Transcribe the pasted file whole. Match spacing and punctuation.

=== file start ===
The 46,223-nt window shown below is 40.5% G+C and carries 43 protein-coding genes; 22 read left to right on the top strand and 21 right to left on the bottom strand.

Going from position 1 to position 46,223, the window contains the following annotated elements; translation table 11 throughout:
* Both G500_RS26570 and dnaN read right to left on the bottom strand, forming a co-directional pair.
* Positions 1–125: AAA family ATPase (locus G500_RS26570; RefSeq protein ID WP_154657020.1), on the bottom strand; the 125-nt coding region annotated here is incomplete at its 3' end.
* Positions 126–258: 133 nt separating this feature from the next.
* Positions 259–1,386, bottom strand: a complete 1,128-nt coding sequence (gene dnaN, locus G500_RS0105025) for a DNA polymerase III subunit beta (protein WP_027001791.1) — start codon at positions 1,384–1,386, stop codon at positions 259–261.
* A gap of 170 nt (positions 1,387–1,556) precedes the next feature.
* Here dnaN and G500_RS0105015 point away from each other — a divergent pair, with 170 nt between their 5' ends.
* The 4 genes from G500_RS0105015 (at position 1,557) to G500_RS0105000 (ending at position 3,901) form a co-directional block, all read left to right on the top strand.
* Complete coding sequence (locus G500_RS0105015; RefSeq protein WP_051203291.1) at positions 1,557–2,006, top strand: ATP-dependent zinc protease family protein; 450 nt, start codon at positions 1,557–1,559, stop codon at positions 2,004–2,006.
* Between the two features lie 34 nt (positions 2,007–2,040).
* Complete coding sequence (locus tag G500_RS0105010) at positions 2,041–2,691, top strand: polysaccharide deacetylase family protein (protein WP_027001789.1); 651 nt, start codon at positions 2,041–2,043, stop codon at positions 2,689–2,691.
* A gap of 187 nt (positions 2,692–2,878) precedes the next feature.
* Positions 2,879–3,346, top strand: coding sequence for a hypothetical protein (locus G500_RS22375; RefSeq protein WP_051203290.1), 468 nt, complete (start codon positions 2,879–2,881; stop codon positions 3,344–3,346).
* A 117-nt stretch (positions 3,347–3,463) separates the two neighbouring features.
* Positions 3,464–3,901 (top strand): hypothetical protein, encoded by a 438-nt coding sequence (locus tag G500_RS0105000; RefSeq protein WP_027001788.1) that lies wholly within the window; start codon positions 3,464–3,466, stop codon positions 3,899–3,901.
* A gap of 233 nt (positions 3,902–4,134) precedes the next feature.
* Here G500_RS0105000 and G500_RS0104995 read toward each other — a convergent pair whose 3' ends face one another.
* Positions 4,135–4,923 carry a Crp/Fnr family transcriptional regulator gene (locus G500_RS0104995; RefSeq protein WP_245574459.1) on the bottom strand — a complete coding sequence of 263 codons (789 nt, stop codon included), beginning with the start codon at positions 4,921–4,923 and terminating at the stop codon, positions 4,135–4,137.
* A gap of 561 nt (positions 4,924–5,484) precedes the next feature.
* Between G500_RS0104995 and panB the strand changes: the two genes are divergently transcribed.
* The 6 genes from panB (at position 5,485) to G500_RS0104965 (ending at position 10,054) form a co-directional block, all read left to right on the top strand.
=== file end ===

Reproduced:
The 46,223-nt window shown below is 40.5% G+C and carries 43 protein-coding genes; 22 read left to right on the top strand and 21 right to left on the bottom strand.

Going from position 1 to position 46,223, the window contains the following annotated elements; translation table 11 throughout:
* Both G500_RS26570 and dnaN read right to left on the bottom strand, forming a co-directional pair.
* Positions 1–125: AAA family ATPase (locus G500_RS26570; RefSeq protein ID WP_154657020.1), on the bottom strand; the 125-nt coding region annotated here is incomplete at its 3' end.
* Positions 126–258: 133 nt separating this feature from the next.
* Positions 259–1,386, bottom strand: a complete 1,128-nt coding sequence (gene dnaN, locus G500_RS0105025) for a DNA polymerase III subunit beta (protein WP_027001791.1) — start codon at positions 1,384–1,386, stop codon at positions 259–261.
* A gap of 170 nt (positions 1,387–1,556) precedes the next feature.
* Here dnaN and G500_RS0105015 point away from each other — a divergent pair, with 170 nt between their 5' ends.
* The 4 genes from G500_RS0105015 (at position 1,557) to G500_RS0105000 (ending at position 3,901) form a co-directional block, all read left to right on the top strand.
* Complete coding sequence (locus G500_RS0105015; RefSeq protein WP_051203291.1) at positions 1,557–2,006, top strand: ATP-dependent zinc protease family protein; 450 nt, start codon at positions 1,557–1,559, stop codon at positions 2,004–2,006.
* Between the two features lie 34 nt (positions 2,007–2,040).
* Complete coding sequence (locus tag G500_RS0105010) at positions 2,041–2,691, top strand: polysaccharide deacetylase family protein (protein WP_027001789.1); 651 nt, start codon at positions 2,041–2,043, stop codon at positions 2,689–2,691.
* A gap of 187 nt (positions 2,692–2,878) precedes the next feature.
* Positions 2,879–3,346, top strand: coding sequence for a hypothetical protein (locus G500_RS22375; RefSeq protein WP_051203290.1), 468 nt, complete (start codon positions 2,879–2,881; stop codon positions 3,344–3,346).
* A 117-nt stretch (positions 3,347–3,463) separates the two neighbouring features.
* Positions 3,464–3,901 (top strand): hypothetical protein, encoded by a 438-nt coding sequence (locus tag G500_RS0105000; RefSeq protein WP_027001788.1) that lies wholly within the window; start codon positions 3,464–3,466, stop codon positions 3,899–3,901.
* A gap of 233 nt (positions 3,902–4,134) precedes the next feature.
* Here G500_RS0105000 and G500_RS0104995 read toward each other — a convergent pair whose 3' ends face one another.
* Positions 4,135–4,923 carry a Crp/Fnr family transcriptional regulator gene (locus G500_RS0104995; RefSeq protein WP_245574459.1) on the bottom strand — a complete coding sequence of 263 codons (789 nt, stop codon included), beginning with the start codon at positions 4,921–4,923 and terminating at the stop codon, positions 4,135–4,137.
* A gap of 561 nt (positions 4,924–5,484) precedes the next feature.
* Between G500_RS0104995 and panB the strand changes: the two genes are divergently transcribed.
* The 6 genes from panB (at position 5,485) to G500_RS0104965 (ending at position 10,054) form a co-directional block, all read left to right on the top strand.